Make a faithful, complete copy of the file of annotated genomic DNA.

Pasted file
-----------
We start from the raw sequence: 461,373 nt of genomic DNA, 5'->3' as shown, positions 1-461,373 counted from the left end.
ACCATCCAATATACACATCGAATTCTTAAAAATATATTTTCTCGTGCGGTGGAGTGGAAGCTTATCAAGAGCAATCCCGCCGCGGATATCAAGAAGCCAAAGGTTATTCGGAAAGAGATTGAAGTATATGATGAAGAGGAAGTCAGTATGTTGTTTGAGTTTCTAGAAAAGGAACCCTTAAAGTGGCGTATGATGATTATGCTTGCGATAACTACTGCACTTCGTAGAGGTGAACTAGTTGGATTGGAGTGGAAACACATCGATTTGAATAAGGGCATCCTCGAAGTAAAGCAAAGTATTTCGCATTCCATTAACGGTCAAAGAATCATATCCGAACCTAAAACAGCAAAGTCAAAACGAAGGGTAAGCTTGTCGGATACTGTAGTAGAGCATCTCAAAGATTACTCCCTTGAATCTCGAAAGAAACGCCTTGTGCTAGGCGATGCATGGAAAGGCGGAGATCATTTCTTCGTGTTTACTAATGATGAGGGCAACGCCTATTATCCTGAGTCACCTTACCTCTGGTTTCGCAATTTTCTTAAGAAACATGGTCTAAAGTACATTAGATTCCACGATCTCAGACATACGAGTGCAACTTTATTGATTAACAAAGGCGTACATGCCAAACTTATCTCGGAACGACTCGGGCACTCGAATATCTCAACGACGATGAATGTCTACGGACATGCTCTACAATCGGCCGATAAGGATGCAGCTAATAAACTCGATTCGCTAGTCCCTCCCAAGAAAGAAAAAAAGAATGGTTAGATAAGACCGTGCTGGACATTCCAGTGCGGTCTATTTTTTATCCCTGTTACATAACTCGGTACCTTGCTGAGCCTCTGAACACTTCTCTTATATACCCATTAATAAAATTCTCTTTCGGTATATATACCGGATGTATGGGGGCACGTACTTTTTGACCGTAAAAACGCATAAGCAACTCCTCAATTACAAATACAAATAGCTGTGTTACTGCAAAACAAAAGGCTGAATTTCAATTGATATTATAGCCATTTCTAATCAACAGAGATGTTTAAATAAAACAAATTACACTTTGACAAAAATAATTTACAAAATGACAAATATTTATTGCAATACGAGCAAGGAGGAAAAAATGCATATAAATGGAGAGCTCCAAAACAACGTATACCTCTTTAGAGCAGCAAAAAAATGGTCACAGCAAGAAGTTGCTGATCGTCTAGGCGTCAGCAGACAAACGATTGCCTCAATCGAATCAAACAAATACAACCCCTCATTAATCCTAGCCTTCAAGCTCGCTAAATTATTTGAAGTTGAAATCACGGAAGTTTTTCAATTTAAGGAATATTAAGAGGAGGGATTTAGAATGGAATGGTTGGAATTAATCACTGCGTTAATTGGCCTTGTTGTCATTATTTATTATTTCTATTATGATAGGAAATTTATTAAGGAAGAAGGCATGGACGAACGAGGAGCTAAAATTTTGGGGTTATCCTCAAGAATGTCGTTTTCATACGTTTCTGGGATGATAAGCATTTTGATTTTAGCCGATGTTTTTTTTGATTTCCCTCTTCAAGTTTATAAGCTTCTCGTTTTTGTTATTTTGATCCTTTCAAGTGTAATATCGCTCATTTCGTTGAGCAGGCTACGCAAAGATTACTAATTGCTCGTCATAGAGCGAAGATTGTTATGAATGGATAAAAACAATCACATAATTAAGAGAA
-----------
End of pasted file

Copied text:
We start from the raw sequence: 461,373 nt of genomic DNA, 5'->3' as shown, positions 1-461,373 counted from the left end.
ACCATCCAATATACACATCGAATTCTTAAAAATATATTTTCTCGTGCGGTGGAGTGGAAGCTTATCAAGAGCAATCCCGCCGCGGATATCAAGAAGCCAAAGGTTATTCGGAAAGAGATTGAAGTATATGATGAAGAGGAAGTCAGTATGTTGTTTGAGTTTCTAGAAAAGGAACCCTTAAAGTGGCGTATGATGATTATGCTTGCGATAACTACTGCACTTCGTAGAGGTGAACTAGTTGGATTGGAGTGGAAACACATCGATTTGAATAAGGGCATCCTCGAAGTAAAGCAAAGTATTTCGCATTCCATTAACGGTCAAAGAATCATATCCGAACCTAAAACAGCAAAGTCAAAACGAAGGGTAAGCTTGTCGGATACTGTAGTAGAGCATCTCAAAGATTACTCCCTTGAATCTCGAAAGAAACGCCTTGTGCTAGGCGATGCATGGAAAGGCGGAGATCATTTCTTCGTGTTTACTAATGATGAGGGCAACGCCTATTATCCTGAGTCACCTTACCTCTGGTTTCGCAATTTTCTTAAGAAACATGGTCTAAAGTACATTAGATTCCACGATCTCAGACATACGAGTGCAACTTTATTGATTAACAAAGGCGTACATGCCAAACTTATCTCGGAACGACTCGGGCACTCGAATATCTCAACGACGATGAATGTCTACGGACATGCTCTACAATCGGCCGATAAGGATGCAGCTAATAAACTCGATTCGCTAGTCCCTCCCAAGAAAGAAAAAAAGAATGGTTAGATAAGACCGTGCTGGACATTCCAGTGCGGTCTATTTTTTATCCCTGTTACATAACTCGGTACCTTGCTGAGCCTCTGAACACTTCTCTTATATACCCATTAATAAAATTCTCTTTCGGTATATATACCGGATGTATGGGGGCACGTACTTTTTGACCGTAAAAACGCATAAGCAACTCCTCAATTACAAATACAAATAGCTGTGTTACTGCAAAACAAAAGGCTGAATTTCAATTGATATTATAGCCATTTCTAATCAACAGAGATGTTTAAATAAAACAAATTACACTTTGACAAAAATAATTTACAAAATGACAAATATTTATTGCAATACGAGCAAGGAGGAAAAAATGCATATAAATGGAGAGCTCCAAAACAACGTATACCTCTTTAGAGCAGCAAAAAAATGGTCACAGCAAGAAGTTGCTGATCGTCTAGGCGTCAGCAGACAAACGATTGCCTCAATCGAATCAAACAAATACAACCCCTCATTAATCCTAGCCTTCAAGCTCGCTAAATTATTTGAAGTTGAAATCACGGAAGTTTTTCAATTTAAGGAATATTAAGAGGAGGGATTTAGAATGGAATGGTTGGAATTAATCACTGCGTTAATTGGCCTTGTTGTCATTATTTATTATTTCTATTATGATAGGAAATTTATTAAGGAAGAAGGCATGGACGAACGAGGAGCTAAAATTTTGGGGTTATCCTCAAGAATGTCGTTTTCATACGTTTCTGGGATGATAAGCATTTTGATTTTAGCCGATGTTTTTTTTGATTTCCCTCTTCAAGTTTATAAGCTTCTCGTTTTTGTTATTTTGATCCTTTCAAGTGTAATATCGCTCATTTCGTTGAGCAGGCTACGCAAAGATTACTAATTGCTCGTCATAGAGCGAAGATTGTTATGAATGGATAAAAACAATCACATAATTAAGAGAA